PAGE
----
Ahead of this year’s Pride Edinburgh, organizers have launched an initiative focused on the people who are making Pride great.
Humans of Pride Edinburgh is a photographic project putting a spotlight on the everyday lives of the LGBTI community.
Think Humans of New York with a queer spin. The photo project showcases the beauty and diversity of lesbian, gay, bisexual and trans people.
Pride Edinburgh returns on 22 June with the unapologetic theme This Is Me.
The march will kick off at 11:30am at Parliament. After the parade, the festival will begin at 2pm in Bristo Square, the site of Manchester Airport Los Angeles Stage produced by Monumental Marketing.
A few days away from the march, Pride Edinburgh has asked its lineup acts to reflect on the meaning of Pride.
This is why we do Pride Edinburgh
‘Pride to me is essential to the LGBTI community. With this year celebrating the 50th anniversary of the Stonewall riots, it’s crucial we come together and remind ourselves why there is a Pride to begin with,’ local drag artist Jordy Deelight said.
‘Two years ago I marched with my best friend’s sister who was recently out as part of the LGBTI community. I took pride in getting to celebrate her first Pride together and being a part of her journey.’
‘Now I get to co-host this year’s Pride main stage, and I can’t wait to share the experience with thousands of young individuals who will also be there for their first time, and the countless returning with families and friends whom give us a reason to leave our houses and remind ourselves “this is why we do it,”‘ he also said.
We’ll march until everyone can be themselves
‘Pride is a celebration of love and also a show of strength within our community and with our allies to send a message to the world. Although we have come a long way in breaking down stigmas and getting more equal rights for everyone, there’s still some way to go and we will keep fighting,’ says drag queen Mary Mac.
‘It is so important that we still march and come together because there are many, many people around the world and even in our own country who sadly can’t, whether because of the threat of criminal action or through personal situations.
‘We have to show them that we are here for them, one huge loving community and we will march and attend Pride until everyone can safely and proudly be who they truly are.’
Pride celebrates the very fabulous part of yourself
‘To me personally, having Pride is to have the confidence, self-belief and quite frankly the nerve to be exactly who I am in the face of people who can’t handle the diversity I represent,’ Blaze (real name Jamie Grandison) said.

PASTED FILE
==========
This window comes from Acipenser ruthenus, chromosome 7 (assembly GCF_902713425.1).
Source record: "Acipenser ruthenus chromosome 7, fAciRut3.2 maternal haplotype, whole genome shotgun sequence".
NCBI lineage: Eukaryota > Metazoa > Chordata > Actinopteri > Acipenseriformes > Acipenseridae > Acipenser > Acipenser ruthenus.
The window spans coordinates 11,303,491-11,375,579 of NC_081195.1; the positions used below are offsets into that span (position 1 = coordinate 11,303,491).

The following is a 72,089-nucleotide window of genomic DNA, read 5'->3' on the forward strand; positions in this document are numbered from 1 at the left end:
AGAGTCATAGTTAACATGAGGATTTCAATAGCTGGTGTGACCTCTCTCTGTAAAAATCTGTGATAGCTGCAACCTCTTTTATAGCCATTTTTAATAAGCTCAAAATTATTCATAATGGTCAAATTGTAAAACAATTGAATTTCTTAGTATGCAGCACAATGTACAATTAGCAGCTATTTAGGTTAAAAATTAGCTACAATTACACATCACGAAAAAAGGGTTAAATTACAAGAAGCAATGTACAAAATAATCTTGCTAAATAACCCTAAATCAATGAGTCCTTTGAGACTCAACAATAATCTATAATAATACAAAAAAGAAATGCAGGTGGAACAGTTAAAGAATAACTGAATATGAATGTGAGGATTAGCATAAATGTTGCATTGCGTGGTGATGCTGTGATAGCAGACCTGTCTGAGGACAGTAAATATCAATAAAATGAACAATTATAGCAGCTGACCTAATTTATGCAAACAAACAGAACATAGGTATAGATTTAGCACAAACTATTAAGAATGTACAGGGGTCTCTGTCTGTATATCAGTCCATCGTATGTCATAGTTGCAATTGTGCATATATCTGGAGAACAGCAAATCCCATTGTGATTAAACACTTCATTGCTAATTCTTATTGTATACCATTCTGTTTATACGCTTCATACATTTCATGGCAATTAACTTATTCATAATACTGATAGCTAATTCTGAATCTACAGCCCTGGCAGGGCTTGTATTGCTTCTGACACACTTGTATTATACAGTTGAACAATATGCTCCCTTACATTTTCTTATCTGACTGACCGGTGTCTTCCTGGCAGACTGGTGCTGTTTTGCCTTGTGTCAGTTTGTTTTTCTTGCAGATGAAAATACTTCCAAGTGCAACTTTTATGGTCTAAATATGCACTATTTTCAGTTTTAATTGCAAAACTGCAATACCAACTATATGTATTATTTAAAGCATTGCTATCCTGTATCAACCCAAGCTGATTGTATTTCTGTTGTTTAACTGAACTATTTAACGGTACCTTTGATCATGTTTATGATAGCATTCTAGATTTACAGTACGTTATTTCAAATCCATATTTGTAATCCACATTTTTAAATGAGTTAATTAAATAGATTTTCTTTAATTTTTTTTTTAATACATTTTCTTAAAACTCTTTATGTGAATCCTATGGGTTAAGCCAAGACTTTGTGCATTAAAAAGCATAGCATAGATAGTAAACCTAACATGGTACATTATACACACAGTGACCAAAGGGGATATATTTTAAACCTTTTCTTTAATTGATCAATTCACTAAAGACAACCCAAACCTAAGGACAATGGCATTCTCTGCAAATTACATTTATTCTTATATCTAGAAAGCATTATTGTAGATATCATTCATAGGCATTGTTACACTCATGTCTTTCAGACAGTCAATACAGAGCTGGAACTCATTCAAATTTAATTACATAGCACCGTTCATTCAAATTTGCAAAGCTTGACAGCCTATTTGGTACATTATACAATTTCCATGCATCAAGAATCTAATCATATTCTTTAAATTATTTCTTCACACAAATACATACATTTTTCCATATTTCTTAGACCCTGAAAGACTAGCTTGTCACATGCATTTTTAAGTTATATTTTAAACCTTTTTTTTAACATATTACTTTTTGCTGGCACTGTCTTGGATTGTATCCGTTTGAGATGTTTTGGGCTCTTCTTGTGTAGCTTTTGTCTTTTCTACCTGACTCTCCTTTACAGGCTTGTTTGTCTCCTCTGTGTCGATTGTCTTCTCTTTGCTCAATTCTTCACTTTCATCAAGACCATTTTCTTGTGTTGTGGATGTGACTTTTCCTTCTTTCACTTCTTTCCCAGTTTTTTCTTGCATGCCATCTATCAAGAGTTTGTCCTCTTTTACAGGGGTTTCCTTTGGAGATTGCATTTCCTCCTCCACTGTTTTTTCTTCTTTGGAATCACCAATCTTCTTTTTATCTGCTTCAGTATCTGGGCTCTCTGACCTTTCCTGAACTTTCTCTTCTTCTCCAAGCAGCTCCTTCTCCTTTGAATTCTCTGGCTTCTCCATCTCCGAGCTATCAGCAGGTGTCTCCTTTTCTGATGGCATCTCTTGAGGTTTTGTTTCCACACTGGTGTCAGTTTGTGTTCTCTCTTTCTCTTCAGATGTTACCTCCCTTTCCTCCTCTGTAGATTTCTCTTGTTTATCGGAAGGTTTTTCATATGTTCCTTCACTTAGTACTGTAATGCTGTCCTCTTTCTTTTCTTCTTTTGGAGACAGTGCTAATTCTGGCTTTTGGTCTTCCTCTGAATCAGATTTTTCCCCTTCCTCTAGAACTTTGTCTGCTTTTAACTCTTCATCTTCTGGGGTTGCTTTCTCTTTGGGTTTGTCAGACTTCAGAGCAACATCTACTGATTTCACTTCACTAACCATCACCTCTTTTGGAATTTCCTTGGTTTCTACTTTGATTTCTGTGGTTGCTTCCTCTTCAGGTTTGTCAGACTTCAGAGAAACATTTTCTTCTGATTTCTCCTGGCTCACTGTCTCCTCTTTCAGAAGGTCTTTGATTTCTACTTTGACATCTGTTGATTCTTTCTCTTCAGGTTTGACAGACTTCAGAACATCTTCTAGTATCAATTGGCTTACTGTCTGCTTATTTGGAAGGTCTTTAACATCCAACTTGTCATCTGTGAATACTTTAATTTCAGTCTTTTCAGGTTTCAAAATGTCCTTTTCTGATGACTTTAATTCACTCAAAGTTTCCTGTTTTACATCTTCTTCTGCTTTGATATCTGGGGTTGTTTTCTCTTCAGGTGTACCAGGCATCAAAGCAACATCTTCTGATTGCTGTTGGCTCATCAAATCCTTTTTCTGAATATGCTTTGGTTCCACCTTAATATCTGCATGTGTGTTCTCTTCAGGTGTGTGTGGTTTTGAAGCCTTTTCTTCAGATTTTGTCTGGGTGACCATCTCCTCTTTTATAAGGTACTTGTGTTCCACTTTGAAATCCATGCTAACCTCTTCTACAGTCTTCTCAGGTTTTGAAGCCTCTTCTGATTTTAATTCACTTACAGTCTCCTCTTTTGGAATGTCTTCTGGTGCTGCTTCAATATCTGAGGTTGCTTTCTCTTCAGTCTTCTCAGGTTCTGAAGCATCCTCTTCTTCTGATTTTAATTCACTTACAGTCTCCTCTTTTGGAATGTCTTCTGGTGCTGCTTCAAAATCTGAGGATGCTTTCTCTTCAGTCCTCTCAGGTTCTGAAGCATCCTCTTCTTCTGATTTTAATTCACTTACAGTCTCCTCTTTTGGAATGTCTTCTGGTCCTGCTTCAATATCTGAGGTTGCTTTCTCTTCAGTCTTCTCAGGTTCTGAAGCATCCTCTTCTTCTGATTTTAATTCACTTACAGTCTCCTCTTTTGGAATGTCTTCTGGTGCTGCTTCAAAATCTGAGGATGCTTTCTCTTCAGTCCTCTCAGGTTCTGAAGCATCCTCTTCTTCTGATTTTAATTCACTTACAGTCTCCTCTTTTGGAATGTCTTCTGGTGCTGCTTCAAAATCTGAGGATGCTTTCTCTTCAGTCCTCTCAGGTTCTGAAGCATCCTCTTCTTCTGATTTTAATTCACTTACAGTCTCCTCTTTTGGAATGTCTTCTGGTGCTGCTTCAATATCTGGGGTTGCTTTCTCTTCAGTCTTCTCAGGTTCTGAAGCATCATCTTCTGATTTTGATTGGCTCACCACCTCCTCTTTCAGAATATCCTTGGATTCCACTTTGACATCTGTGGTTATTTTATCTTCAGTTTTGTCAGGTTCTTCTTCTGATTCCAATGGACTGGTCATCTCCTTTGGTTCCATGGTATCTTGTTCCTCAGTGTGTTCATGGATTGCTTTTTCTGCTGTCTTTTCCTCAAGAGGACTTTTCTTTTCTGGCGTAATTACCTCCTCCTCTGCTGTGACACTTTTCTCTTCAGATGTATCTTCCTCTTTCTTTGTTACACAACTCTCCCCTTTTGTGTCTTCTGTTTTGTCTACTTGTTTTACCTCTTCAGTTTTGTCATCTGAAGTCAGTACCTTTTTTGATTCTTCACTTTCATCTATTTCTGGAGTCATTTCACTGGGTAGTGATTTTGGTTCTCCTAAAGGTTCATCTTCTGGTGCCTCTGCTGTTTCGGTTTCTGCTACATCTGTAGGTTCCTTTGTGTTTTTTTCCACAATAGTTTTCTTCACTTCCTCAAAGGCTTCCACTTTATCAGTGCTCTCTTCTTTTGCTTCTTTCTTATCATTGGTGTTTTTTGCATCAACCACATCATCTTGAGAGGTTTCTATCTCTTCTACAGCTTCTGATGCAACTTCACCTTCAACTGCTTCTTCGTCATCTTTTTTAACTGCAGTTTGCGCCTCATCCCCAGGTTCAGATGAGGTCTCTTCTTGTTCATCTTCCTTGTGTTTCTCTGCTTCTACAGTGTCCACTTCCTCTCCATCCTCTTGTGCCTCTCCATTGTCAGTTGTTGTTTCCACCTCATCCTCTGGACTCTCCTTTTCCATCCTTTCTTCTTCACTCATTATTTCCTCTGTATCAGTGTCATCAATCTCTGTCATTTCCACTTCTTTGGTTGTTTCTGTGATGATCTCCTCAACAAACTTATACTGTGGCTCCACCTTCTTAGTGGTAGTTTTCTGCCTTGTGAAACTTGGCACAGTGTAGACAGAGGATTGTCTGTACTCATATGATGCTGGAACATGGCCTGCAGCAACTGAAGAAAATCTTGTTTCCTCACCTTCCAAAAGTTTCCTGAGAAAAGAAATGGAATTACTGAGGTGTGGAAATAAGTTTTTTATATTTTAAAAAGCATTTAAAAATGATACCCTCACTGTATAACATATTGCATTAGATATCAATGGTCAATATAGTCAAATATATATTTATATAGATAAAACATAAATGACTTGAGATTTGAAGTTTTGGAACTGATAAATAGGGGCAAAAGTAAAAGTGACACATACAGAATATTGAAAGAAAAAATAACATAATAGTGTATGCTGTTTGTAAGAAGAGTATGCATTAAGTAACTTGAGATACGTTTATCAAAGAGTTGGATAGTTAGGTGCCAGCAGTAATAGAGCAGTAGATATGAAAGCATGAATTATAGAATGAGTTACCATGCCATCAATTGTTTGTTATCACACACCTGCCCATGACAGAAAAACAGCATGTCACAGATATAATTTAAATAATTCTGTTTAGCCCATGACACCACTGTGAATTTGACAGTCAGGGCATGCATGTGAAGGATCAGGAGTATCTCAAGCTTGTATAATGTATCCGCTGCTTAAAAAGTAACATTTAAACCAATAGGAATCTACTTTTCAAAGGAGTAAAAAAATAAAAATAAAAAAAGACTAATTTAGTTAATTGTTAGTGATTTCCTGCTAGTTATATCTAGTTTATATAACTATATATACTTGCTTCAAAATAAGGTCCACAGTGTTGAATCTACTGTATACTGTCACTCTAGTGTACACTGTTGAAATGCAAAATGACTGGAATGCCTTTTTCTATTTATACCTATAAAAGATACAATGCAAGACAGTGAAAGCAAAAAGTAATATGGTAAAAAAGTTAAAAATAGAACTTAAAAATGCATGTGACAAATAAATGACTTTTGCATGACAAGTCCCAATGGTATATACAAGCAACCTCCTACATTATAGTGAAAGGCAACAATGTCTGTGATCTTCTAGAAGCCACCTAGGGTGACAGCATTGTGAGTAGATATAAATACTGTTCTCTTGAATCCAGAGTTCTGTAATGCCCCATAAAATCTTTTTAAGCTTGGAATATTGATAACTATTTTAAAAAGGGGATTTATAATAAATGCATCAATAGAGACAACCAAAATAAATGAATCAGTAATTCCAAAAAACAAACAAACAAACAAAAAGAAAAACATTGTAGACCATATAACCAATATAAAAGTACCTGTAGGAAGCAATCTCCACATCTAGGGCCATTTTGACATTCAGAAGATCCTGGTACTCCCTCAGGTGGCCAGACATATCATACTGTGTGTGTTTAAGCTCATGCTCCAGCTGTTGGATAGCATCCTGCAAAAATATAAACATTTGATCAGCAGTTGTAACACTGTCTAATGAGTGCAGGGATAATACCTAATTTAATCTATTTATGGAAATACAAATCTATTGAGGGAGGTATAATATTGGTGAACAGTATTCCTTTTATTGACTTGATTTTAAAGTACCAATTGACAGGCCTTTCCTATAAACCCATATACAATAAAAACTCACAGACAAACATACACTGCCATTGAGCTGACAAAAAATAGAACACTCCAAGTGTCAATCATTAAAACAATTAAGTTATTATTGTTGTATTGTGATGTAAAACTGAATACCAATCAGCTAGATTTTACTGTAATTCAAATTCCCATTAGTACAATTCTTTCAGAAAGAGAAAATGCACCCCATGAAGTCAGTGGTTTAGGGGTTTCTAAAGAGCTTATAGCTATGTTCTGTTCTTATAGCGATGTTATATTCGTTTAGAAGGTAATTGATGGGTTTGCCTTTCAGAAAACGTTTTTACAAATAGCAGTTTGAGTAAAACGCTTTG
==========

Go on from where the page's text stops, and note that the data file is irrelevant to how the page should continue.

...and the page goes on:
‘In all honesty, being gay is only one of many things that make me who I am, but your local Pride is a day celebrating that one very fabulous part of yourself. You get the opportunity to come together with a community like-minded people, and simply celebrate yourself! How camp!’
Being yourself at all costs
‘For me, Pride represents being yourself at all costs,’ Marcello Spooks said.
‘Having the belief in your character to shine bright and make your make wherever you step foot. Never allowing other people to make you second guess yourself and demonstrating supreme confidence which enables you to be the best you can be.’
The hip hop artist continued: ‘Pride is important to me as it is a moment to celebrate all of these qualities. It isn’t easy to build yourself up in a world surrounded by doubt and criticism. But Pride is a time where all of us can express our love for being happy with who we are.’
Straight allies at Pride Edinburgh
‘To me, Pride is more than just about who you love or how you identify sexuality-wise,’ said Sam Callahan.
‘Pride is about being taking pride in who you truly are, no matter your race, sexuality, the way you look or anything else that may indeed mean you often stand out from the crowd,’ the former X Factor contestant continued.
‘It’s about celebrating our unique differences. It’s coming together to understand that we’re all proudly standing tall whilst fighting our own battles and allowing each and every individual to express themselves without judgement. All while being part of a fantastically glorious day,’ he also said.
‘As a straight man, I can’t begin to pretend that I know what it must be like to “come out”. I don’t know how it feels like to deal with noticing the differences in your sexuality and mindset throughout what is already a challenging process in this day and age of growing up throughout your teenage years and into adult life. And you often have to deal with the judgement of ignorant and old fashioned people.’
Honored to perform at Pride
‘However, I am very honored to have been accepted by the LGBTI community and have it be such a vast part of my fanbase. Of course, to be invited to perform so often at LGBTI and Pride events has been a privilege that not many will possibly get to experience.’
‘I love seeing people express themselves at these events, I love seeing the love and the community feel.’
‘It’s wonderful that these “coming together” events to celebrate both our similarities and our differences are now in 2019 so widely attended. I’m truly and utterly proud to be a part of such an inspiring occasion.’
All pictures courtesy of Pride Edinburgh